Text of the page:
Breakfast that morning was a standard coffee, cereal, toast, and fruit salad. Most of the day we spent lazing around, tired from lack of sleep, either on the bow or under the fans in our rooms. For lunch we had a cold rice salad with canned tuna, hard-boiled eggs and vegetables. Dinner was ham or egg sandwiches.
That evening we had the worst sleep of the trip. Once it was dark we were told we were no longer allowed to be upstairs (even in the covered area at the stern of the boat) and had to suffer in our rooms. Having not showered we were now not only sticky and sweaty but also salty from the sea breeze. We wiped our bodies down with damp (fresh water) towels and Dan even slept with a damp towel on him to help keep cool. We left all the hatches in our room open, contrary to what we were told to do and were lucky there was no rain or high waves. I can’t imagine being in there with all the hatches shut.
We woke up early to the sound of a falling anchor around 7AM in Coco Bandero and finally got to jump in the ocean which felt extremely refreshing. The picturesque site of waking up in the middle of a cluster of Caribbean islands with white sand, palm trees and blue waters was pretty amazing in itself.
After cooling down we sat down to breakfast which would be the same everyday plus this morning we got freshly baked cake (delicious). Once everyone had made it out of bed, Victor shuttled us over to one of the islands which was completely deserted. We were all given snorkelling gear (a few people had to share). When I first ventured out to the reef I felt a fish against my leg, shooing him away I kept swimming. Feeling him again and again I started hitting him away and he still wouldn’t leave me alone – sucking on my legs and body whenever I wasn’t swinging at him. Probably the most I have ever been frightened by a fish (especially a small one) I frantically swam back to shore. I made Dan join me the next time hoping that would keep my fish-friend away. No such luck. Within 30 seconds in the water I heard Dan warning me my friend was back. I decided to sit out for a bit tanning in the sun instead. The island heat was almost unbearably hot and after an hour or two we were looking forward to getting back on the boat to a cold drink and some shade. No one really appreciated that Victor anchored too far to swim back (other sailboats were anchored much closer) and only gave us one option for a pick-up time. It felt as though we were not welcome on the boat.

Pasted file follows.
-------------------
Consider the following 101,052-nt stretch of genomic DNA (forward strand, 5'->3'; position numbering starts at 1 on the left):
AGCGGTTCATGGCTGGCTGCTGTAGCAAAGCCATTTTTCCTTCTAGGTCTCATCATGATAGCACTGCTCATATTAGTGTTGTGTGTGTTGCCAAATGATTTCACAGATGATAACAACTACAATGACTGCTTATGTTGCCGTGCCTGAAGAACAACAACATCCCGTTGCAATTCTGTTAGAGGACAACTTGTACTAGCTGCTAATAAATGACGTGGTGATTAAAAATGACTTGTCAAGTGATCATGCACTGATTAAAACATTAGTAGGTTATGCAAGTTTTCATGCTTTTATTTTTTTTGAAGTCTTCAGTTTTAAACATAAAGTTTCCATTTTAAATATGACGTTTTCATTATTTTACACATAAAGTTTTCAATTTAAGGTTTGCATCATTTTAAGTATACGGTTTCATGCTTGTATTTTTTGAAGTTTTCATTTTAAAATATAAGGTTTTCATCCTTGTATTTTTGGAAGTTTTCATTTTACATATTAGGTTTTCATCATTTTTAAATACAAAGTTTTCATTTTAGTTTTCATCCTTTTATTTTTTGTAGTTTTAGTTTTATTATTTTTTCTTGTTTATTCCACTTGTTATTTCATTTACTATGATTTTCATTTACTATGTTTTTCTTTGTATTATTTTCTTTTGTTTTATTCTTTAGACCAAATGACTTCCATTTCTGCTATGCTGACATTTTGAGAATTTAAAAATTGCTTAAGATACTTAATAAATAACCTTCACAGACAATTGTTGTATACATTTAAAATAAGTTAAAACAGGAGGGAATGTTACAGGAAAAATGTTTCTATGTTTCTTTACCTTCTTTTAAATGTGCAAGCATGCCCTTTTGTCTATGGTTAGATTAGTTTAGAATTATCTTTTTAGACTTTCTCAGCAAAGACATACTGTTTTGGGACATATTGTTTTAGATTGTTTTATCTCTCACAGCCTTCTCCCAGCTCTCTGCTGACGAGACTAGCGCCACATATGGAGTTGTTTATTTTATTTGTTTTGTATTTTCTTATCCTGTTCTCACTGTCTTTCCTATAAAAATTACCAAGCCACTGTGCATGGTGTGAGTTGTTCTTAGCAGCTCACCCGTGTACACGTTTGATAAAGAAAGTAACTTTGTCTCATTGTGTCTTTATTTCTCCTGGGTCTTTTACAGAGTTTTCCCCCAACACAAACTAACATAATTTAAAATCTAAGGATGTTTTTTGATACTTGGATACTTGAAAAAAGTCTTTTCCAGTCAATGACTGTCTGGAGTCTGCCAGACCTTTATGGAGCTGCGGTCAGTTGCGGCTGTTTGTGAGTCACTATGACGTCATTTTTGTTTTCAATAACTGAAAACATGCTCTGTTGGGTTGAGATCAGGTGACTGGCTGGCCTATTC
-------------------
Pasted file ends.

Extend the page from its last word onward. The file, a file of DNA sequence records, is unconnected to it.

When we were eventually shuttled back to the boat we cracked open our first beers of the trip. For lunch, Sofi cooked the fish we caught in a garlic/onion/ginger/soy sauce with rice on the side. It was delicious!
Our first encounter with the Kuna people was that afternoon when Rosalina and her friend canoed up to our boat and came aboard. We were informed that she was the head of her island – women are always the head of the family and rulers to the point where if a family only has male children, the last child is raised as a female in all aspects. Victor and Sofi made up a bag of dried goods and snacks for Rosalina explaining that food is hard to come by in the islands so they always bring extra for her.
In the afternoon, we went to our second island which was much closer to the boat and inhabited by Rosalina’s family. We purchased coconuts for 1$ and sipped them from the beach. We were warned not to try and cut open a coconut we found on the ground or steal one back to the boat – there is a 300$ fine for doing so as the Kuna run most of the islands as coconut farms.